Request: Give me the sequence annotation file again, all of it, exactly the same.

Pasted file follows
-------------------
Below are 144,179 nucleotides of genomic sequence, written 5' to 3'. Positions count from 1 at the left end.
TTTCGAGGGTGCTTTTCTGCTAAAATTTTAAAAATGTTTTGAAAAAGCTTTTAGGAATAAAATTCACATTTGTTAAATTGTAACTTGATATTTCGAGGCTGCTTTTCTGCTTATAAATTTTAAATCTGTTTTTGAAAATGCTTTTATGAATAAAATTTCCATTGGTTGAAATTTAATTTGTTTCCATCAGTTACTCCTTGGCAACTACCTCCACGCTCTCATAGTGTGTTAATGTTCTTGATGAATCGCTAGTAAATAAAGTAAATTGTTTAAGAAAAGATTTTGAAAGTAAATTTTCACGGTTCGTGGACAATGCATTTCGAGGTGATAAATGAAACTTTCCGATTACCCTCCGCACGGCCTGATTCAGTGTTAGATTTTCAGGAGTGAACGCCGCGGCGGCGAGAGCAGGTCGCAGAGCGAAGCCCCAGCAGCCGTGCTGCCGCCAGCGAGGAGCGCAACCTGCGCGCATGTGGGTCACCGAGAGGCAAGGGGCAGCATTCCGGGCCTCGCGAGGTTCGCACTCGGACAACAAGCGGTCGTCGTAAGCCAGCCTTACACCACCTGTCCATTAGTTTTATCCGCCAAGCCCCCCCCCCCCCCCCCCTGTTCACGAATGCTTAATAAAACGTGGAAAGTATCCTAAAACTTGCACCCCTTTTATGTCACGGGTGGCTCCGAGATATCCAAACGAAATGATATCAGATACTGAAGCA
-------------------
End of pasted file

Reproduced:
Below are 144,179 nucleotides of genomic sequence, written 5' to 3'. Positions count from 1 at the left end.
TTTCGAGGGTGCTTTTCTGCTAAAATTTTAAAAATGTTTTGAAAAAGCTTTTAGGAATAAAATTCACATTTGTTAAATTGTAACTTGATATTTCGAGGCTGCTTTTCTGCTTATAAATTTTAAATCTGTTTTTGAAAATGCTTTTATGAATAAAATTTCCATTGGTTGAAATTTAATTTGTTTCCATCAGTTACTCCTTGGCAACTACCTCCACGCTCTCATAGTGTGTTAATGTTCTTGATGAATCGCTAGTAAATAAAGTAAATTGTTTAAGAAAAGATTTTGAAAGTAAATTTTCACGGTTCGTGGACAATGCATTTCGAGGTGATAAATGAAACTTTCCGATTACCCTCCGCACGGCCTGATTCAGTGTTAGATTTTCAGGAGTGAACGCCGCGGCGGCGAGAGCAGGTCGCAGAGCGAAGCCCCAGCAGCCGTGCTGCCGCCAGCGAGGAGCGCAACCTGCGCGCATGTGGGTCACCGAGAGGCAAGGGGCAGCATTCCGGGCCTCGCGAGGTTCGCACTCGGACAACAAGCGGTCGTCGTAAGCCAGCCTTACACCACCTGTCCATTAGTTTTATCCGCCAAGCCCCCCCCCCCCCCCCCCTGTTCACGAATGCTTAATAAAACGTGGAAAGTATCCTAAAACTTGCACCCCTTTTATGTCACGGGTGGCTCCGAGATATCCAAACGAAATGATATCAGATACTGAAGCA